The first major innovation is the hottest Focus’s new electronically controlled twin-clutch four-wheel drive system. Essentially, this allows up to 70% of power to be sent to the rear wheels, with as much as 100% of that driving torque sent to one individual wheel.
“This way you get great steering response but incredible pull out of the corner – and we can use the torque vectoring to keep the car safe and stable all the way through a bend.”
The second major innovation on the new RS Focus is the low weight of the new four-wheel drive transmission. It’s thought the system only adds around 20kg to the car – a similar weight penalty to that which the clever RevoKnuckle front suspension setup added on the last generation RS. However, with Ford’s latest Dynamic Torque Vectoring system, RevoKnuckle is now redundant.
Under the standard Focus bonnet lies a 2.3-litre EcoBoost engine, which will be shared with this year’s Mustang. But, unlike the US muscle car, the hatch gets a twin-scroll turbo with a larger compressor for better airflow, as well as a larger intercooler. And we’re assured those sawn-off twin exhausts will emit deep-throated gargles, pops and crackles.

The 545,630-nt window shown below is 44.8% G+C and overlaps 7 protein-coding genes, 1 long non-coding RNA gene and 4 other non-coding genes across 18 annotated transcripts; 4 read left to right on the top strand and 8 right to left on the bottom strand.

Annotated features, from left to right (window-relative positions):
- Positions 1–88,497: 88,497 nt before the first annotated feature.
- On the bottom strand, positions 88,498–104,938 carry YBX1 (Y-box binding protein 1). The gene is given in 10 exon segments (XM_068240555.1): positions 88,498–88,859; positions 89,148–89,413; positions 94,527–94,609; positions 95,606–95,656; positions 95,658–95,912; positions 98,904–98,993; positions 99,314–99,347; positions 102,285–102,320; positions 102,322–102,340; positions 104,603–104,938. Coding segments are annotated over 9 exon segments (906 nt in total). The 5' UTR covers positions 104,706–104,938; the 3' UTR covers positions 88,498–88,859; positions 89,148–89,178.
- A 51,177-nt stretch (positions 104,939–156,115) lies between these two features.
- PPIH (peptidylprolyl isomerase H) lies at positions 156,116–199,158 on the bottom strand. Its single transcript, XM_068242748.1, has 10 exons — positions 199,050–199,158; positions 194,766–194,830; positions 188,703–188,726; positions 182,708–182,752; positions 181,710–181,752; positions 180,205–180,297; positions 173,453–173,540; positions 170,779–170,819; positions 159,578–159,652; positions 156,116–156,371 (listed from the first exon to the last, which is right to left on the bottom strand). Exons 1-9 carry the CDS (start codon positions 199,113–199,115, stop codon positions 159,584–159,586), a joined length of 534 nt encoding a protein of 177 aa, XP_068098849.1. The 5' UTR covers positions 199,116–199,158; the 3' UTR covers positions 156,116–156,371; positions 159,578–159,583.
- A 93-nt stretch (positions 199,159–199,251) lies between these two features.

Ford says power is in excess of 316bhp – that’s 48bhp less than the 2.5-litre five-cylinder delivers in the RS3 but there could be the potential to up power even further in future with a limited-run model. The 2.3-litre EcoBoost ‘red lines’ at 6,800rpm, CO2 emissions are down 20 per cent on the old RS’s Volvo-derived 2.5 five-cylinder and a six-speed manual box is standard.
As with most four-wheel drive cars, there will be an efficiency penalty. “We’re not ready to talk fuel economy numbers just yet,” vehicle development boss Raj Nair explained, adding that, “economy and emissions will be significantly better than we’ve seen in previous RS products.” This means the new car could achieve as much as 35mpg.